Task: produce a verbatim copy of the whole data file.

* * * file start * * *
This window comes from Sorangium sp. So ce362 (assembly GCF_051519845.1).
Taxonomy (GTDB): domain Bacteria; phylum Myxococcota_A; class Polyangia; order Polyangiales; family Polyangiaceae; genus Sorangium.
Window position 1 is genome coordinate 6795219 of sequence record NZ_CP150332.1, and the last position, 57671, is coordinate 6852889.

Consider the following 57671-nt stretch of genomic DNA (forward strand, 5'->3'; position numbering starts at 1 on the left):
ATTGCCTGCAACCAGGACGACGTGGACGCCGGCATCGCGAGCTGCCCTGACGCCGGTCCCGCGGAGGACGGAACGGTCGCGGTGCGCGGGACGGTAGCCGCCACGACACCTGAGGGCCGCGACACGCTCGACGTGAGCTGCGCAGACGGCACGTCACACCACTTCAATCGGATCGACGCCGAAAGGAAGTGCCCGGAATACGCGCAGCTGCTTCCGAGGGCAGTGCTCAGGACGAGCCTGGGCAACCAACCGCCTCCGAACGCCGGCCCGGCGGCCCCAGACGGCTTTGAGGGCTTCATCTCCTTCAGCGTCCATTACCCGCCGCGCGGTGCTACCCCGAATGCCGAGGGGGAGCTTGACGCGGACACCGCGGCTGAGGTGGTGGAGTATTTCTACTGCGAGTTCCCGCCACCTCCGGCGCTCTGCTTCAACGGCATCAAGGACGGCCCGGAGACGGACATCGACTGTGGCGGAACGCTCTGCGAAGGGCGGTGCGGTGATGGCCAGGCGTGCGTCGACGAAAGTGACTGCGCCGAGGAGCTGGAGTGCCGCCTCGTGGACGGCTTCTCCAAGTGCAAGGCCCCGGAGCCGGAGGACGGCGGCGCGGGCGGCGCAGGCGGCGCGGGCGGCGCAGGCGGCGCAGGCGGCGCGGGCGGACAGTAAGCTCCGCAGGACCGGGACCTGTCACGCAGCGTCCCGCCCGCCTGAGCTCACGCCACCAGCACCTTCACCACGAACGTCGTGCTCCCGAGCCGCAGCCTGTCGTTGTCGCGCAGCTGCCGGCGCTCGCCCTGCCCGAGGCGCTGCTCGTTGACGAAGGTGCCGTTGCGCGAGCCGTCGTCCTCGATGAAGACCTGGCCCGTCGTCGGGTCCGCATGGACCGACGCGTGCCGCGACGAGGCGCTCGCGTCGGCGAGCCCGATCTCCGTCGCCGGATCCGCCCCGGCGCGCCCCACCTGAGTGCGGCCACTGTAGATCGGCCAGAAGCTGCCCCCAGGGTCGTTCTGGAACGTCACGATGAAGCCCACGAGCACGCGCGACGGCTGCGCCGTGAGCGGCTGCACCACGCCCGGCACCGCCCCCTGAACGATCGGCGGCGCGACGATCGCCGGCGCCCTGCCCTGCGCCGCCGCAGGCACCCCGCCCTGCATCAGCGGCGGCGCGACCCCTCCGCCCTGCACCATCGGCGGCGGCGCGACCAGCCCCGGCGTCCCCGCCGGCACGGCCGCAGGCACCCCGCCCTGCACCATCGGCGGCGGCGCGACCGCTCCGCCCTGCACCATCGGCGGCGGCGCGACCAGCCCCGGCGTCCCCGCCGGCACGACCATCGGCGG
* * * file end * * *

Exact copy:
This window comes from Sorangium sp. So ce362 (assembly GCF_051519845.1).
Taxonomy (GTDB): domain Bacteria; phylum Myxococcota_A; class Polyangia; order Polyangiales; family Polyangiaceae; genus Sorangium.
Window position 1 is genome coordinate 6795219 of sequence record NZ_CP150332.1, and the last position, 57671, is coordinate 6852889.

Consider the following 57671-nt stretch of genomic DNA (forward strand, 5'->3'; position numbering starts at 1 on the left):
ATTGCCTGCAACCAGGACGACGTGGACGCCGGCATCGCGAGCTGCCCTGACGCCGGTCCCGCGGAGGACGGAACGGTCGCGGTGCGCGGGACGGTAGCCGCCACGACACCTGAGGGCCGCGACACGCTCGACGTGAGCTGCGCAGACGGCACGTCACACCACTTCAATCGGATCGACGCCGAAAGGAAGTGCCCGGAATACGCGCAGCTGCTTCCGAGGGCAGTGCTCAGGACGAGCCTGGGCAACCAACCGCCTCCGAACGCCGGCCCGGCGGCCCCAGACGGCTTTGAGGGCTTCATCTCCTTCAGCGTCCATTACCCGCCGCGCGGTGCTACCCCGAATGCCGAGGGGGAGCTTGACGCGGACACCGCGGCTGAGGTGGTGGAGTATTTCTACTGCGAGTTCCCGCCACCTCCGGCGCTCTGCTTCAACGGCATCAAGGACGGCCCGGAGACGGACATCGACTGTGGCGGAACGCTCTGCGAAGGGCGGTGCGGTGATGGCCAGGCGTGCGTCGACGAAAGTGACTGCGCCGAGGAGCTGGAGTGCCGCCTCGTGGACGGCTTCTCCAAGTGCAAGGCCCCGGAGCCGGAGGACGGCGGCGCGGGCGGCGCAGGCGGCGCGGGCGGCGCAGGCGGCGCAGGCGGCGCGGGCGGACAGTAAGCTCCGCAGGACCGGGACCTGTCACGCAGCGTCCCGCCCGCCTGAGCTCACGCCACCAGCACCTTCACCACGAACGTCGTGCTCCCGAGCCGCAGCCTGTCGTTGTCGCGCAGCTGCCGGCGCTCGCCCTGCCCGAGGCGCTGCTCGTTGACGAAGGTGCCGTTGCGCGAGCCGTCGTCCTCGATGAAGACCTGGCCCGTCGTCGGGTCCGCATGGACCGACGCGTGCCGCGACGAGGCGCTCGCGTCGGCGAGCCCGATCTCCGTCGCCGGATCCGCCCCGGCGCGCCCCACCTGAGTGCGGCCACTGTAGATCGGCCAGAAGCTGCCCCCAGGGTCGTTCTGGAACGTCACGATGAAGCCCACGAGCACGCGCGACGGCTGCGCCGTGAGCGGCTGCACCACGCCCGGCACCGCCCCCTGAACGATCGGCGGCGCGACGATCGCCGGCGCCCTGCCCTGCGCCGCCGCAGGCACCCCGCCCTGCATCAGCGGCGGCGCGACCCCTCCGCCCTGCACCATCGGCGGCGGCGCGACCAGCCCCGGCGTCCCCGCCGGCACGGCCGCAGGCACCCCGCCCTGCACCATCGGCGGCGGCGCGACCGCTCCGCCCTGCACCATCGGCGGCGGCGCGACCAGCCCCGGCGTCCCCGCCGGCACGACCATCGGCGG